Junior enjoys creating new Halloween costumes every year

October 20, 2022 — by George Hu
Junior Angelique Delacroix, while wearing her Redwood Griffin costume in seventh grade, poses for a photo with Redwood Middle’s then-principal, Barbara Neal.
Delacroix notices that costume design teaches important life skills and plans to keep creating costumes in the future. 

When she pieced together an elaborate griffin costume to challenge herself and show her school spirit, junior Angelique Delacroix was in seventh grade at Redwood Middle School. (The school’s mascot is a griffin.)

Fellow students marveled at her creative and exquisite costume in the hallways. As a result, many of the staff members, including then-principal Barbara Neal and some of Delacroix’s teachers, got word of her costume designing expertise and admired her costume.

Friends like junior Hannah Shaw have seen her costume designing passion.

“Angelique always starts a few months before Halloween to plan and design. She has an amazing talent to bring fictional creatures or a character to life through her costumes and her passion for it is clearly shown through the time and effort she puts into it,” Shaw said. “As a result, her costume designing skills always impress me every year.”

The persistent praise Delacroix has received from others over the years has motivated her to continue making costumes, with this year being her fifth year of doing so.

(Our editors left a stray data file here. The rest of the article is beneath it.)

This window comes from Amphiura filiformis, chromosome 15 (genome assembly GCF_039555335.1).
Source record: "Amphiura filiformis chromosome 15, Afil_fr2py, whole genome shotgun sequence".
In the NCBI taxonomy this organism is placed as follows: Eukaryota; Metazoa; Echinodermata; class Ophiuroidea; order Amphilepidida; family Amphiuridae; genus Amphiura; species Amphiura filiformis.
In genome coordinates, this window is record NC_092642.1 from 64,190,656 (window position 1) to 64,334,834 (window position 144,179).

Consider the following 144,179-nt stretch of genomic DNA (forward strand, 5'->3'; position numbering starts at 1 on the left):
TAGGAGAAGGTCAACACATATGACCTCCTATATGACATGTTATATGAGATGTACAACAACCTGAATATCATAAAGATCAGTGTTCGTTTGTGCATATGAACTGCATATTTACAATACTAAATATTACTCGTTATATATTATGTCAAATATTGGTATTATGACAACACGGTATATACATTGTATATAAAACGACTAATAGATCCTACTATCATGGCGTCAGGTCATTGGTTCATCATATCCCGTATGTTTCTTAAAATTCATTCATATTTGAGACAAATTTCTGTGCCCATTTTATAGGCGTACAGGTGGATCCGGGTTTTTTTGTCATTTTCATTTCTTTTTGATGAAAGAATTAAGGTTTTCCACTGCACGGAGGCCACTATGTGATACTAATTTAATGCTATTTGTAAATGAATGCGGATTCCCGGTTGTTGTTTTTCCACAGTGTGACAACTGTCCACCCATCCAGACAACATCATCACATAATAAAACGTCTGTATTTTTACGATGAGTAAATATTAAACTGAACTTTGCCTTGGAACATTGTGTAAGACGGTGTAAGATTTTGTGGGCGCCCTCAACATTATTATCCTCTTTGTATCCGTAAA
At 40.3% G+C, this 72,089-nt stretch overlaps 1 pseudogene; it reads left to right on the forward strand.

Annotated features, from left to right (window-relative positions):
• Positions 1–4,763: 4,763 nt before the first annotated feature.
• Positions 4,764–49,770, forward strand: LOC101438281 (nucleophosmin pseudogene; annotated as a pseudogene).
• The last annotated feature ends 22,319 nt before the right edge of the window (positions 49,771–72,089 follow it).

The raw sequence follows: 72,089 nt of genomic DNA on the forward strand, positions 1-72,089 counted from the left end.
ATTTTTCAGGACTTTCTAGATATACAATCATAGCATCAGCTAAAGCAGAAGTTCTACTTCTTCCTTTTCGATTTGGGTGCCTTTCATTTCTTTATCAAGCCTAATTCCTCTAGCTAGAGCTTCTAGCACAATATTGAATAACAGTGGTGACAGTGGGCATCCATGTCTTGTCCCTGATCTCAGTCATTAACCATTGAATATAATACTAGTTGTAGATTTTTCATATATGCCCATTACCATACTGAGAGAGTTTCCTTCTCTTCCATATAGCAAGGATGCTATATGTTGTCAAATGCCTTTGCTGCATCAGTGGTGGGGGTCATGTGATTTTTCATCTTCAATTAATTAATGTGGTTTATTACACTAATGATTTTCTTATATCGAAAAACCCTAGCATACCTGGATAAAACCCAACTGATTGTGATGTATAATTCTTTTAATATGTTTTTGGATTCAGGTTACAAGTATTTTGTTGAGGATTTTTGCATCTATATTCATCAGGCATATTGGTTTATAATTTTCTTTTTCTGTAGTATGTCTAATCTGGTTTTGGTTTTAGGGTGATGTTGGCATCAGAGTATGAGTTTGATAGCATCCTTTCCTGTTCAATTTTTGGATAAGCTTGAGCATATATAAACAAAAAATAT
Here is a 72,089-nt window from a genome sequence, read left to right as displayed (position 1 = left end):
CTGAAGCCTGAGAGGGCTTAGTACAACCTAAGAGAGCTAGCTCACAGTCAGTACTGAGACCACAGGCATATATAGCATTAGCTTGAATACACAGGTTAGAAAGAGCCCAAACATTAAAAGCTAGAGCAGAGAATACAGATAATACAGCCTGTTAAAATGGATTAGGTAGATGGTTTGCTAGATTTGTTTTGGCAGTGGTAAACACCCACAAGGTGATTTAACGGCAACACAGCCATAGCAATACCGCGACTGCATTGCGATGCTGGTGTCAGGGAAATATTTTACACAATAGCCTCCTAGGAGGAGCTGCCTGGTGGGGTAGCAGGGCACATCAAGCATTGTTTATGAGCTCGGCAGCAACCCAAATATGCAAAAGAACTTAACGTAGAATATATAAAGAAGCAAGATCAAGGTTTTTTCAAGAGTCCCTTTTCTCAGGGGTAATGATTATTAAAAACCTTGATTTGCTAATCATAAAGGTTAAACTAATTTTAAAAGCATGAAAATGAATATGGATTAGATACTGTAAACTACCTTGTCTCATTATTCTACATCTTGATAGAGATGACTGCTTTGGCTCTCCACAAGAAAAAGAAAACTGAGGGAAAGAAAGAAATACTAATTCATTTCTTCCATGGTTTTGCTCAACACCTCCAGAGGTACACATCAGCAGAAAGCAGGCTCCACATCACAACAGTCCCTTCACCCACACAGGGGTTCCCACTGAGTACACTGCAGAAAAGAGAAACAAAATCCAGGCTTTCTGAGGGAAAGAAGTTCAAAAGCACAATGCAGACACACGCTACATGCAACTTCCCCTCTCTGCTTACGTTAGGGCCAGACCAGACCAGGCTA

“As the years have gone by, I have noticed that I enjoy the feeling of self-accomplishment after finishing a costume that I have confidence in,” Delacroix said. 

However, she only enjoys making costumes of characters she’s interested in, which are characters from myths, comics and videogames. In addition to her griffin outfit, Delacroix has been Wendigo, Princess Adora from “She-ra,” Toothless from “How to Train your Dragon,”  and a Minecraft Werewolf. This year she’ll be Yang from “RWBY”. 

Her costumes can take from a range of a couple weeks to a few months to complete, depending on the amount of free time she has and on how difficult it is to create the costume. In order to design these costumes, Delacroix used a variety of unique materials: For every costume, she uses foam and several different fabrics including silk, velvet and nylon. As a result, she finds herself doing lots of sewing and hot gluing during the process. 

On rare occasions, Delacroix incorporates 3D printing and moldable plastics to her costumes, specifically for her “She-ra” princess and Wendigo costume. 

Over the years, she said costume designing has helped her learn beneficial skills that are useful in the long run. She became more adept at sewing, 3D printing, time management, and innovation through the projects she has done. Having prowess in these skills makes it easier for Delacroix to repair ripped clothes, possibly obtain a job in the 3D printing or innovation industry in the future, and complete tasks in a shorter amount of time.

“Even though I am at the age that people consider to be too old to go trick-or-treating, I still plan to create more costumes in the future,” she said. “It is fun and it is good to push myself each year.”

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